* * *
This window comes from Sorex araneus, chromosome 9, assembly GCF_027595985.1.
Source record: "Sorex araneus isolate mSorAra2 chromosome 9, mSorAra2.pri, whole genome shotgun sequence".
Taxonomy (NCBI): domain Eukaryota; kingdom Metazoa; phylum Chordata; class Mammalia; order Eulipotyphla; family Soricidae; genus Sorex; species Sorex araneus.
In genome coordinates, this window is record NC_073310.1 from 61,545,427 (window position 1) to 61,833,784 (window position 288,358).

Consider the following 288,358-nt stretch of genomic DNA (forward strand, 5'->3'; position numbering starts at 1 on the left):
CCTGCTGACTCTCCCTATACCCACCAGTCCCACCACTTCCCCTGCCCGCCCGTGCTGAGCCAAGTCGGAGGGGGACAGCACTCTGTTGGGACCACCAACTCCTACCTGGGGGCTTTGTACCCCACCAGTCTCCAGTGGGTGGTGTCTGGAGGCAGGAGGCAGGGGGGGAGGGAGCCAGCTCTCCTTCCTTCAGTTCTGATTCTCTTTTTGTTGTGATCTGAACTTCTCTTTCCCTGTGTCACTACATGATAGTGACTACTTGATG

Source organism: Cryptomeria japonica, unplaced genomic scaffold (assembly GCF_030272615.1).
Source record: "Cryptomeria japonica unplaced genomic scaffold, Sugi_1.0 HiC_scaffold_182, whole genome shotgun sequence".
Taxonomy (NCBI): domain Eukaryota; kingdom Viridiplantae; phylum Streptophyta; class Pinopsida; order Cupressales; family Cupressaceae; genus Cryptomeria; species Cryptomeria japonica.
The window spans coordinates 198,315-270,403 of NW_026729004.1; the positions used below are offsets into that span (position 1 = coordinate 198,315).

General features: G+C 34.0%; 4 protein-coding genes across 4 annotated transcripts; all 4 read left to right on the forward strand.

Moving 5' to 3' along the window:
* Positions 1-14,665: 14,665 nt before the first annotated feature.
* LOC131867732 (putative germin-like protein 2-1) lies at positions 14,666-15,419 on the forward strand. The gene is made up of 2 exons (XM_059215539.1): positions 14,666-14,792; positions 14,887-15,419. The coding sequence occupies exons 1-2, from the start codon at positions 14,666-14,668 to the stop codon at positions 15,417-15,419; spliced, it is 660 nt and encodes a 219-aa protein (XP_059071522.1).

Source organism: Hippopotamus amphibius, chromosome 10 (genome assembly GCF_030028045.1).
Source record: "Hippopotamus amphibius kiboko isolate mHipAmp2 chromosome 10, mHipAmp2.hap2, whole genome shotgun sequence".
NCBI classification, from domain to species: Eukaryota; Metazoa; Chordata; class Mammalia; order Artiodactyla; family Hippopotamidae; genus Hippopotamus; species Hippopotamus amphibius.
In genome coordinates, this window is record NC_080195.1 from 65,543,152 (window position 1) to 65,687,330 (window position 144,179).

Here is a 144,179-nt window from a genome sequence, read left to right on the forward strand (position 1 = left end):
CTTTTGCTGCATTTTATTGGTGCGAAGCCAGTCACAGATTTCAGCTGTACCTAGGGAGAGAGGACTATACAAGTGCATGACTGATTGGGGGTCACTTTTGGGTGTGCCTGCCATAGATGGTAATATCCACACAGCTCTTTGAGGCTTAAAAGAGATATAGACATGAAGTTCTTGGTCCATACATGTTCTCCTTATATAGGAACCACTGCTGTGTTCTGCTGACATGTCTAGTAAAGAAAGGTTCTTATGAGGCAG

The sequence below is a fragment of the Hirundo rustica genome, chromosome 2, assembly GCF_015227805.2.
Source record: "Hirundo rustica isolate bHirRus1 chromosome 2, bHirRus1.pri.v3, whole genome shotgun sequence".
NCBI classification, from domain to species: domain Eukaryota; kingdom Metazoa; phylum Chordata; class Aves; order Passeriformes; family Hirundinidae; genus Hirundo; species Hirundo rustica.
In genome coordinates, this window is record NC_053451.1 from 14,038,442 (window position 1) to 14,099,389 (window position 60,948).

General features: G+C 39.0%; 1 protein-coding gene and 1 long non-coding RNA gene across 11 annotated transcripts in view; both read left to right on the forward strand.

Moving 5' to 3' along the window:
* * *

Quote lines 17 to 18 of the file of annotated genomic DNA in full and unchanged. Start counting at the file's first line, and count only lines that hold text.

NCBI classification, from domain to species: Eukaryota; Metazoa; Chordata; class Mammalia; order Artiodactyla; family Hippopotamidae; genus Hippopotamus; species Hippopotamus amphibius.
In genome coordinates, this window is record NC_080195.1 from 65,543,152 (window position 1) to 65,687,330 (window position 144,179).